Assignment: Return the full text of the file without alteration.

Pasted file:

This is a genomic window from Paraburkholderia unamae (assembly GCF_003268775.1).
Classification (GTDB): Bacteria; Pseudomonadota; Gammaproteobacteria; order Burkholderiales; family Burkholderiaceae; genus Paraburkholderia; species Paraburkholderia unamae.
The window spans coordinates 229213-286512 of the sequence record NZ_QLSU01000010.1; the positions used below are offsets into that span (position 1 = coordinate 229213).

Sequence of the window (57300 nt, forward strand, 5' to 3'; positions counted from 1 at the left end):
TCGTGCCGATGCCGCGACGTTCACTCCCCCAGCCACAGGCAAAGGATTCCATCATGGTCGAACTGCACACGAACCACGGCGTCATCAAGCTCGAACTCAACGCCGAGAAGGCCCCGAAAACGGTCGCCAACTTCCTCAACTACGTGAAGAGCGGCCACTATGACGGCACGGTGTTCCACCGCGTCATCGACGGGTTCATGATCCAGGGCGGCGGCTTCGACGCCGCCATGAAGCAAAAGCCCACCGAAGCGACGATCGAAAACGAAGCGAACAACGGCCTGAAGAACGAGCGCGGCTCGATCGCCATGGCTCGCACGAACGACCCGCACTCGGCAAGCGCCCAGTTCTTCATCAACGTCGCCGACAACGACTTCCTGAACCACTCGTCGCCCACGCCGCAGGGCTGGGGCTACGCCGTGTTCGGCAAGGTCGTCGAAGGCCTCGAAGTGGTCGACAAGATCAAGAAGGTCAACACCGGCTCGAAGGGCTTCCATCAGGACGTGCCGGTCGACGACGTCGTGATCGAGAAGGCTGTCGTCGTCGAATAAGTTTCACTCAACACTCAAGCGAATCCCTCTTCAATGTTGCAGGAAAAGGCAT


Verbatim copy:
This is a genomic window from Paraburkholderia unamae (assembly GCF_003268775.1).
Classification (GTDB): Bacteria; Pseudomonadota; Gammaproteobacteria; order Burkholderiales; family Burkholderiaceae; genus Paraburkholderia; species Paraburkholderia unamae.
The window spans coordinates 229213-286512 of the sequence record NZ_QLSU01000010.1; the positions used below are offsets into that span (position 1 = coordinate 229213).

Sequence of the window (57300 nt, forward strand, 5' to 3'; positions counted from 1 at the left end):
TCGTGCCGATGCCGCGACGTTCACTCCCCCAGCCACAGGCAAAGGATTCCATCATGGTCGAACTGCACACGAACCACGGCGTCATCAAGCTCGAACTCAACGCCGAGAAGGCCCCGAAAACGGTCGCCAACTTCCTCAACTACGTGAAGAGCGGCCACTATGACGGCACGGTGTTCCACCGCGTCATCGACGGGTTCATGATCCAGGGCGGCGGCTTCGACGCCGCCATGAAGCAAAAGCCCACCGAAGCGACGATCGAAAACGAAGCGAACAACGGCCTGAAGAACGAGCGCGGCTCGATCGCCATGGCTCGCACGAACGACCCGCACTCGGCAAGCGCCCAGTTCTTCATCAACGTCGCCGACAACGACTTCCTGAACCACTCGTCGCCCACGCCGCAGGGCTGGGGCTACGCCGTGTTCGGCAAGGTCGTCGAAGGCCTCGAAGTGGTCGACAAGATCAAGAAGGTCAACACCGGCTCGAAGGGCTTCCATCAGGACGTGCCGGTCGACGACGTCGTGATCGAGAAGGCTGTCGTCGTCGAATAAGTTTCACTCAACACTCAAGCGAATCCCTCTTCAATGTTGCAGGAAAAGGCAT